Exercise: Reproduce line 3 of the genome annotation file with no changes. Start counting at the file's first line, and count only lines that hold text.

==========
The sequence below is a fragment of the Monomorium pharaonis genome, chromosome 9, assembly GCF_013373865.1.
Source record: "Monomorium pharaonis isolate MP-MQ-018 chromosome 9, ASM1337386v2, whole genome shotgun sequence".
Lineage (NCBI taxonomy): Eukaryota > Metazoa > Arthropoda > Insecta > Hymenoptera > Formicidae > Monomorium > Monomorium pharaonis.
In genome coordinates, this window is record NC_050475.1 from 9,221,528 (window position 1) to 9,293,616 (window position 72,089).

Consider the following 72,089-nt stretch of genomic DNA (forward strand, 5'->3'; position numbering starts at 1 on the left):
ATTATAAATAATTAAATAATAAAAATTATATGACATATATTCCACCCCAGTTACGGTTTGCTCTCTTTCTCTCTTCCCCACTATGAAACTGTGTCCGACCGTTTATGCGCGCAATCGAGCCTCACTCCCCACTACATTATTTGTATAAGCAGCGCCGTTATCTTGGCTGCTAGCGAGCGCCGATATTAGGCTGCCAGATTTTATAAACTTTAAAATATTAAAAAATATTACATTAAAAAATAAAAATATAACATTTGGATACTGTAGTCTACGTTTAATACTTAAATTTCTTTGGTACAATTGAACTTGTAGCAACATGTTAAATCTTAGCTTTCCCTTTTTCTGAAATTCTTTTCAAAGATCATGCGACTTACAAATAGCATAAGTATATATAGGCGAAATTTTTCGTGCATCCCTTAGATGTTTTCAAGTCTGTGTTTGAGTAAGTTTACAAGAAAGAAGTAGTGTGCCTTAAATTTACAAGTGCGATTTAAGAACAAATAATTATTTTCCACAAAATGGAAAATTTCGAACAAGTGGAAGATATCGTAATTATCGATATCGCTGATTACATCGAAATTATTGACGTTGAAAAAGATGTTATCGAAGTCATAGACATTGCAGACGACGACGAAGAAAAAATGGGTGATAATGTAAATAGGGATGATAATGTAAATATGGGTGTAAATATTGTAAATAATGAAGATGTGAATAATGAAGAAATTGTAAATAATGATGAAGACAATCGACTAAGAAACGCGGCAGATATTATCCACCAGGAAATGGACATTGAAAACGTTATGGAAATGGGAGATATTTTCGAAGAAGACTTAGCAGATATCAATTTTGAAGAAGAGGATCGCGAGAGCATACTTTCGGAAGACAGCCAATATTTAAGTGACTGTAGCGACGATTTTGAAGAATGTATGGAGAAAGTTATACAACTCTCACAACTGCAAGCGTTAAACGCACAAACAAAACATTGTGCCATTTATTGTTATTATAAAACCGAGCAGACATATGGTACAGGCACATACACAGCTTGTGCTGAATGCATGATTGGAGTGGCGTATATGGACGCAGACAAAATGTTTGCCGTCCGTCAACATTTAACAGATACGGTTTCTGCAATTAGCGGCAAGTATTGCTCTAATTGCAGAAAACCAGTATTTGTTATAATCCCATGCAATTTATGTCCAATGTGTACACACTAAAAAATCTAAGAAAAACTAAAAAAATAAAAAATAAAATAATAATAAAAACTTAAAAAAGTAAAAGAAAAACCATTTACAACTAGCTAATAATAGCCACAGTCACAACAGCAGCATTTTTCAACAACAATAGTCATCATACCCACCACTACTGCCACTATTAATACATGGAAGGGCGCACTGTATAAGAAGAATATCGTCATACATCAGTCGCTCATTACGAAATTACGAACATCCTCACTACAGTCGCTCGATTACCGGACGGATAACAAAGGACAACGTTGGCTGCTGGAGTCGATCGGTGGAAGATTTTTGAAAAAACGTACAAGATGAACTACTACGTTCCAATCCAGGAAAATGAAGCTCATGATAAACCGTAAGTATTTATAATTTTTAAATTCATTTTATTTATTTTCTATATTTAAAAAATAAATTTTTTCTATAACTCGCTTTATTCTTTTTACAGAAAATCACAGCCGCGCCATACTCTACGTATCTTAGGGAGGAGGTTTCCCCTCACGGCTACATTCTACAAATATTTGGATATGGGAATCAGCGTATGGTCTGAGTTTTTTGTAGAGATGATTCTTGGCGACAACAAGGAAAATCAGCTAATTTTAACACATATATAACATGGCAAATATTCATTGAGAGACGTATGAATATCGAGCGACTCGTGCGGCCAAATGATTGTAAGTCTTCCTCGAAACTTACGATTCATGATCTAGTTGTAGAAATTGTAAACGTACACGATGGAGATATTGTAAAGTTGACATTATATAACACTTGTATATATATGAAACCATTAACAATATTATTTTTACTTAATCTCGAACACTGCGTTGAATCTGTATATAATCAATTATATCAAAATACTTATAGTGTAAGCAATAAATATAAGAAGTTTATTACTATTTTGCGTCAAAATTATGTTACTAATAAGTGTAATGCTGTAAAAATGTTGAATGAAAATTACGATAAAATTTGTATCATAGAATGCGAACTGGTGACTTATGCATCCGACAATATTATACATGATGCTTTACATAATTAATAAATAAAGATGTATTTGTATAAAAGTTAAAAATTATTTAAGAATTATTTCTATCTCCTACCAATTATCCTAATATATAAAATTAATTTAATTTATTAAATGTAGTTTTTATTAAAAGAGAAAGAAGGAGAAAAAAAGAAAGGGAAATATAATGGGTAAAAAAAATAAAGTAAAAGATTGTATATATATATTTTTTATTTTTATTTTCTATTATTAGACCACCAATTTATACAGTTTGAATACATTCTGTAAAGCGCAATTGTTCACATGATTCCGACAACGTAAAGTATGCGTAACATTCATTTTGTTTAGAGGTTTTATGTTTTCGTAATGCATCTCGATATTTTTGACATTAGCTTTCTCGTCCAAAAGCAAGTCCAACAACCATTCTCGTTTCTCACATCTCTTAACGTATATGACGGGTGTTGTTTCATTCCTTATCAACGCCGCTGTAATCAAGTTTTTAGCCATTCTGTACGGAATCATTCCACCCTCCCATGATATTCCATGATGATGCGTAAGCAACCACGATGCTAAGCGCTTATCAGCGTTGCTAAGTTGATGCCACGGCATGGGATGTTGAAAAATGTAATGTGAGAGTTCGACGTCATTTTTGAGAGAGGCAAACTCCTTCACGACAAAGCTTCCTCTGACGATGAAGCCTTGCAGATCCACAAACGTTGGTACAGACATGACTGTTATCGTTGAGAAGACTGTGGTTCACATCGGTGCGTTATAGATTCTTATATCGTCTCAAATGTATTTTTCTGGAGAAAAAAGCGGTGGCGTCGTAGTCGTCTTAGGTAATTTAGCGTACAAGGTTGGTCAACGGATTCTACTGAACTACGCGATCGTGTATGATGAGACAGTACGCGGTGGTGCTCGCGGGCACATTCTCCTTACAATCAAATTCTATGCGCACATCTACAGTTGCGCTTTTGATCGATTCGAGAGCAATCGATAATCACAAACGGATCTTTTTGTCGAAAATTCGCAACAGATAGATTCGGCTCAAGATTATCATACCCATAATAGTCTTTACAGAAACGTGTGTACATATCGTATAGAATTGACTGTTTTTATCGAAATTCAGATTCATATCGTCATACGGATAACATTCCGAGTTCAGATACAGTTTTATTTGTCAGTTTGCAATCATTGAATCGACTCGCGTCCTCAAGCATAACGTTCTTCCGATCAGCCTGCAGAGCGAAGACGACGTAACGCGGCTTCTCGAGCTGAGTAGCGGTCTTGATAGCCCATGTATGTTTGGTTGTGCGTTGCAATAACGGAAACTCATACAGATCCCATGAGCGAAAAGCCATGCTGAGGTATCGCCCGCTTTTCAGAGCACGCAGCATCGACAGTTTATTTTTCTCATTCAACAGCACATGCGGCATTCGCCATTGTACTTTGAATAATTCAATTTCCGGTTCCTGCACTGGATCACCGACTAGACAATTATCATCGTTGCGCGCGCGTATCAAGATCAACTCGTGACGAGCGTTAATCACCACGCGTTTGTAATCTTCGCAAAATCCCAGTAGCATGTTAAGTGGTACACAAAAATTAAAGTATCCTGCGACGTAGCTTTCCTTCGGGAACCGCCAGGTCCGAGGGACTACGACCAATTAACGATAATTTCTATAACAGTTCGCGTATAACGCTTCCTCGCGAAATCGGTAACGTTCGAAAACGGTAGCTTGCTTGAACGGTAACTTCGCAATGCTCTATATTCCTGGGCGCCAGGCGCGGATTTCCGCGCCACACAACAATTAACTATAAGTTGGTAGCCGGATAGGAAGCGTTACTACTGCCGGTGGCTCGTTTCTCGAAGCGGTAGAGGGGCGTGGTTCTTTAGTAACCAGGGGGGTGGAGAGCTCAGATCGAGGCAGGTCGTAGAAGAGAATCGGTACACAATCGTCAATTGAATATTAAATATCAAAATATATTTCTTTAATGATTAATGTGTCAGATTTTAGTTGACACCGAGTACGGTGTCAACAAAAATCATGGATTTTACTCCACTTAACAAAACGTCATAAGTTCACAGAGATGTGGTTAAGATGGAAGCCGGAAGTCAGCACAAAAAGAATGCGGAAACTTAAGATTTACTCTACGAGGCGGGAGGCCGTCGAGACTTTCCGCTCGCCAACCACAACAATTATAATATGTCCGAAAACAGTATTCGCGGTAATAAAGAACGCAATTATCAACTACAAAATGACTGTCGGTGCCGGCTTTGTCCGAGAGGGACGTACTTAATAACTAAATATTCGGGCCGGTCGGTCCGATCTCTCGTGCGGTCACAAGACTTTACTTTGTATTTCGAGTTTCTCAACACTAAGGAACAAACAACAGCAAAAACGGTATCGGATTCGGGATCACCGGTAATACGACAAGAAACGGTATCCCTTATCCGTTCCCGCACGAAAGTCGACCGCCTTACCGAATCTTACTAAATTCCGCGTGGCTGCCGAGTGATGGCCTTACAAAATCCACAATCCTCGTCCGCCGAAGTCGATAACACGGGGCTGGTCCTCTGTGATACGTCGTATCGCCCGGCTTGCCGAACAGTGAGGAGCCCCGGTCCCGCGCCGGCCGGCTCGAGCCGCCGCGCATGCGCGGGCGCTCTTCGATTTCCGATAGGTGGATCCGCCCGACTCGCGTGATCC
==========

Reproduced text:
Lineage (NCBI taxonomy): Eukaryota > Metazoa > Arthropoda > Insecta > Hymenoptera > Formicidae > Monomorium > Monomorium pharaonis.